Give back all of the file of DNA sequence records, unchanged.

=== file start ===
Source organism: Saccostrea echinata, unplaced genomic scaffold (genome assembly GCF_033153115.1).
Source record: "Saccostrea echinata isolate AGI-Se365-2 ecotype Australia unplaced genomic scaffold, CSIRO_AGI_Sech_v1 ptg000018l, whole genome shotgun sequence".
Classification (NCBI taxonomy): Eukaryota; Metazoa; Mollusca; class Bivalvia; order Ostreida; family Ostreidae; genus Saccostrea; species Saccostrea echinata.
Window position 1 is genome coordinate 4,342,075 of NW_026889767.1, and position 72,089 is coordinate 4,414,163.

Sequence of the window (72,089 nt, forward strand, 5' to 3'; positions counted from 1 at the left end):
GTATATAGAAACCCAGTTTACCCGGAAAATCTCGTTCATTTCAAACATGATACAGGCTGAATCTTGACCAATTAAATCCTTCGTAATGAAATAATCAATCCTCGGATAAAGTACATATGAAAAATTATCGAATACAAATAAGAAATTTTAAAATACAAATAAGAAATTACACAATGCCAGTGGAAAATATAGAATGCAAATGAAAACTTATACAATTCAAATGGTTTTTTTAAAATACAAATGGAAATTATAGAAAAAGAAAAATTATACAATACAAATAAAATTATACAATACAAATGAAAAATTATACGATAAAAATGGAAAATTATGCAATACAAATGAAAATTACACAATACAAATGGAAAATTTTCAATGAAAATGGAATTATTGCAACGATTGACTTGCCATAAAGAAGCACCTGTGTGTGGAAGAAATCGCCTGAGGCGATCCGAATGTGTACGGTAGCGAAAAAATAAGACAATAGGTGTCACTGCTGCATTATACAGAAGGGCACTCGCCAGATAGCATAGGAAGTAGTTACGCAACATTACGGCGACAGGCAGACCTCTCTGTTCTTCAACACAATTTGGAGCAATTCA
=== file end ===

Source organism: Saccostrea echinata, unplaced genomic scaffold (genome assembly GCF_033153115.1).
Source record: "Saccostrea echinata isolate AGI-Se365-2 ecotype Australia unplaced genomic scaffold, CSIRO_AGI_Sech_v1 ptg000018l, whole genome shotgun sequence".
Classification (NCBI taxonomy): Eukaryota; Metazoa; Mollusca; class Bivalvia; order Ostreida; family Ostreidae; genus Saccostrea; species Saccostrea echinata.
Window position 1 is genome coordinate 4,342,075 of NW_026889767.1, and position 72,089 is coordinate 4,414,163.

Sequence of the window (72,089 nt, forward strand, 5' to 3'; positions counted from 1 at the left end):
GTATATAGAAACCCAGTTTACCCGGAAAATCTCGTTCATTTCAAACATGATACAGGCTGAATCTTGACCAATTAAATCCTTCGTAATGAAATAATCAATCCTCGGATAAAGTACATATGAAAAATTATCGAATACAAATAAGAAATTTTAAAATACAAATAAGAAATTACACAATGCCAGTGGAAAATATAGAATGCAAATGAAAACTTATACAATTCAAATGGTTTTTTTAAAATACAAATGGAAATTATAGAAAAAGAAAAATTATACAATACAAATAAAATTATACAATACAAATGAAAAATTATACGATAAAAATGGAAAATTATGCAATACAAATGAAAATTACACAATACAAATGGAAAATTTTCAATGAAAATGGAATTATTGCAACGATTGACTTGCCATAAAGAAGCACCTGTGTGTGGAAGAAATCGCCTGAGGCGATCCGAATGTGTACGGTAGCGAAAAAATAAGACAATAGGTGTCACTGCTGCATTATACAGAAGGGCACTCGCCAGATAGCATAGGAAGTAGTTACGCAACATTACGGCGACAGGCAGACCTCTCTGTTCTTCAACACAATTTGGAGCAATTCA